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Dedicated to Health, Healing and Sustainability
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Monday - Friday 9 am to 4 pm
Saturday - Sunday CLOSED

Monday to Friday 8-4pm and by appointment


Clinic - 2386 Thomas A Dolan Parkway, Carp, ON K0A 1L0


“Do bees sleep in the honey?” Carp Ridge Bee Diary

By Monique Léger

“Do bees sleep in the honey?”

That was his question for me.  He and his buddy were three years old.

I met these lovely boys on Remembrance Day at the picnic table outside the learning centre. They were having a morning snack with their Forest Preschool teacher, Sarah.  I took out my bee gear: frames of bees wax, some with honey still clinging for them to taste, my white overalls with the funny mesh hat that covers the face, a few smokers (the metal box in which we make a fire, close the lid and blow gentle smoke inside the hive to keep the bees calm) and some bee books.

I was glad that we moved past the introductions quickly and got to the heart of our purpose, sharing bee knowledge.  The boys’ curious eyes, hands, tongues and questions shaped our time together. Both loved carrying the smokers to the hives. I had no idea these objects were such a source of glee!

I’ve pondered this question “Do bees sleep in the honey” as a way to get closer to what sleeps in nature, how it sleeps, when it wakes. What sleeps in me while I am awake and what appears to be alive when I sleep.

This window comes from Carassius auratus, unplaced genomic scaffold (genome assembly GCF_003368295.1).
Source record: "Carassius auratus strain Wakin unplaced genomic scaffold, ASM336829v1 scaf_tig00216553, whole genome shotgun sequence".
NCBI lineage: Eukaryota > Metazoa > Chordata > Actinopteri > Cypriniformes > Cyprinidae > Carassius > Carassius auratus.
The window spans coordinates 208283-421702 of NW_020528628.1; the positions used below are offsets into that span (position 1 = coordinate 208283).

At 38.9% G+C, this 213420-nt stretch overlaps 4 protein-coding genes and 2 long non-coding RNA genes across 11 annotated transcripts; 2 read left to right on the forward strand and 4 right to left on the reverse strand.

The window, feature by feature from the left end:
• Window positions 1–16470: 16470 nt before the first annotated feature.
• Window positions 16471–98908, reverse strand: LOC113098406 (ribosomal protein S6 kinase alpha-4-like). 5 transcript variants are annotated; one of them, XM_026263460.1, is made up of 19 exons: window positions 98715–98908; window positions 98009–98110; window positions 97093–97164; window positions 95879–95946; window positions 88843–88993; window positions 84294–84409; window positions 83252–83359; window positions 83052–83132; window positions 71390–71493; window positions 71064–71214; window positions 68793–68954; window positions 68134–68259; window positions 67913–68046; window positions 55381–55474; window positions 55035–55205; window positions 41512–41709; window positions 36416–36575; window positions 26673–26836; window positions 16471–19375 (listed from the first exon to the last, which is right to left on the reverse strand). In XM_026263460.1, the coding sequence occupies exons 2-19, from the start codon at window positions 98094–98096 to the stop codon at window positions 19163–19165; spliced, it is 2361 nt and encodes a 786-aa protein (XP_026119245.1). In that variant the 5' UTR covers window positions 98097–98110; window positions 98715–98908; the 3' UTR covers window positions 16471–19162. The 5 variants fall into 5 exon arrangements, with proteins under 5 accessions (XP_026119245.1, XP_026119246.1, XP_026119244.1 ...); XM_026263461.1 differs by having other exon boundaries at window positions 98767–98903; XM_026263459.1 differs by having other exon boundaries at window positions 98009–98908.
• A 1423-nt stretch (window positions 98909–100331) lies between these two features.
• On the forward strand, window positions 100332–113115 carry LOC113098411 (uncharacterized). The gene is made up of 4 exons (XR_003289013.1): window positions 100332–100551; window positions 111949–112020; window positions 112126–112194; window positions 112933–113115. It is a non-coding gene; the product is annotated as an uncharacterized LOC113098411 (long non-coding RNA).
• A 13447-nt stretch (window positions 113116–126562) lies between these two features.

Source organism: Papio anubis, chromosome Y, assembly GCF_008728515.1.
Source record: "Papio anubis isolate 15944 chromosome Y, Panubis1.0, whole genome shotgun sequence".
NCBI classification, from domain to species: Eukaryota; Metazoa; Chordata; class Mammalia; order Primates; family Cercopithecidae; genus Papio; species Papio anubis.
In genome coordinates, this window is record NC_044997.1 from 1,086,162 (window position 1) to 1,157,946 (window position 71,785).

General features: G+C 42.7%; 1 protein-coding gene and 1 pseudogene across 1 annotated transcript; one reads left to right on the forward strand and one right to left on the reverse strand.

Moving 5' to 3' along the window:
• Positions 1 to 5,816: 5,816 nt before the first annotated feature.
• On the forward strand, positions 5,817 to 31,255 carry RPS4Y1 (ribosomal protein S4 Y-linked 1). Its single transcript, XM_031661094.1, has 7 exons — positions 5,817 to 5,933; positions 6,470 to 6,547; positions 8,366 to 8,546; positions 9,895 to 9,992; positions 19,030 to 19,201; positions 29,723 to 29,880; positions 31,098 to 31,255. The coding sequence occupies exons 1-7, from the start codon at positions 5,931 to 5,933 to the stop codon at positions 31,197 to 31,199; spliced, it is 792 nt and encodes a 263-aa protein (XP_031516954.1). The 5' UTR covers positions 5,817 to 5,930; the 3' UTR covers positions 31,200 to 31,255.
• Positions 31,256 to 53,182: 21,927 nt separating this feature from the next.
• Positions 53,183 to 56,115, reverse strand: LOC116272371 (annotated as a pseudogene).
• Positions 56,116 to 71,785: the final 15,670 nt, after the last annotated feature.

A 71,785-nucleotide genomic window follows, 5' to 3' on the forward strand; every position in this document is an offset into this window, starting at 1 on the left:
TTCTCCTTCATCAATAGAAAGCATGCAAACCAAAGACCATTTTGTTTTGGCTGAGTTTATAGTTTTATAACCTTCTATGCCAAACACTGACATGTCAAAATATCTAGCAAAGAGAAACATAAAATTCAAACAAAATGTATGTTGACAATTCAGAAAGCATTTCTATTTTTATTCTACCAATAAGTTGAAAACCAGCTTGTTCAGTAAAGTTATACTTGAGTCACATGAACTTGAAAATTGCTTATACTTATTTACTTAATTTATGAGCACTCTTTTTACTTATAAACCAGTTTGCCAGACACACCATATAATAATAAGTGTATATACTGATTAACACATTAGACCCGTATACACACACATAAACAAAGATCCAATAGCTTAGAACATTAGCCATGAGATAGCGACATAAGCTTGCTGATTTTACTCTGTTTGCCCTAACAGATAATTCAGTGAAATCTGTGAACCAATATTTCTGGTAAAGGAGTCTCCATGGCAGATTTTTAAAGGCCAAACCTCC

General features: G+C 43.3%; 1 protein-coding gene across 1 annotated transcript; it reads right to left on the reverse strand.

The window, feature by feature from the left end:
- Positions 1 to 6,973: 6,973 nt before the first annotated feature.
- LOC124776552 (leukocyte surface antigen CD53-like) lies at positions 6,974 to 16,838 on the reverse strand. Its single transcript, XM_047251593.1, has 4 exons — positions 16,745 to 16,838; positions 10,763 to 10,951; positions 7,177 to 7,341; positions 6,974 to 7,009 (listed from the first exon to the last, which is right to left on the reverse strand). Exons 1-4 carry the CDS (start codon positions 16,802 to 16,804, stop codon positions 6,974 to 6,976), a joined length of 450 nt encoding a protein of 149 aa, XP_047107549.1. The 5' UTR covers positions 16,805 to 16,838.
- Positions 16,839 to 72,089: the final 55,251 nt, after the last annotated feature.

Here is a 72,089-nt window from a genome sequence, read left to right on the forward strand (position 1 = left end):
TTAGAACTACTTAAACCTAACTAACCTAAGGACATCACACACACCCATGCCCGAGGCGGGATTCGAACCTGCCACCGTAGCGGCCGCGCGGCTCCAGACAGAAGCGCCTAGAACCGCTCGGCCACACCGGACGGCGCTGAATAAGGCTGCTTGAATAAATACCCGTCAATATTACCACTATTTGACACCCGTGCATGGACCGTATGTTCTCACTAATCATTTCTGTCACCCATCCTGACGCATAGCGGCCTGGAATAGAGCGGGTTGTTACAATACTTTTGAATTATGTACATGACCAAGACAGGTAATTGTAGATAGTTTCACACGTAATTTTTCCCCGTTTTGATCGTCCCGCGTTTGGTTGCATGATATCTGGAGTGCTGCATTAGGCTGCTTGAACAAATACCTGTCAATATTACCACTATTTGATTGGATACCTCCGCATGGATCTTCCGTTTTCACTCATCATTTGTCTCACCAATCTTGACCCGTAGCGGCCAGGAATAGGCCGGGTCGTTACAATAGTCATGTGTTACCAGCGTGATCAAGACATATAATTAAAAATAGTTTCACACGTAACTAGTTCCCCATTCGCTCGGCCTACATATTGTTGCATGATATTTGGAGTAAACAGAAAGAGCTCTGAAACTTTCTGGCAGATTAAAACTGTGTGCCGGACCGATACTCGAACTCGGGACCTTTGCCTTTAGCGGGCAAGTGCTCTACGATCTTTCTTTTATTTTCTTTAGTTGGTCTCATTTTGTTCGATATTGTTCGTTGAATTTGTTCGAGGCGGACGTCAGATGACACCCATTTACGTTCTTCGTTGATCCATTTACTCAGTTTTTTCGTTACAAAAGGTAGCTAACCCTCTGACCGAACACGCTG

With winter, the association is more immediate, the cold takes care of the animals and plants, they find refuge, hibernate, lower their blood flow or raise it, dig a hole in the mud, burrow under roots, close off the small roots, produce more fur.

We turn up the heat and pull on woolen clothing. Bees spend 5-6 months fluttering their wings to keep the queen warm between November and April. They die as soon as the new spring bees hatch.

Nature can’t rush winter. Winter comes and does its winter thing along with the stars dancing in the winter constellations.  For many nature creatures, sleep during winter is a way to gather strength, a way to build resiliency in slowness.

Sometimes people do that as well. When I can put the jumping monkey that won’t stop chattering in my brain to rest, I can awaken to more calm.

In the calm comes rest. In the rest comes tranquility. Winter calm, white, tranquil and more.

If it had not been for this lovely question, I would not have given winter sleep much thought.

Do bees sleep in the honey?

Do we sleep in what we create?


(Monique Léger does beekeeping at Carp Ridge EcoWellness Centre — and you can read more about CREWC’s forest preschool at their blog.)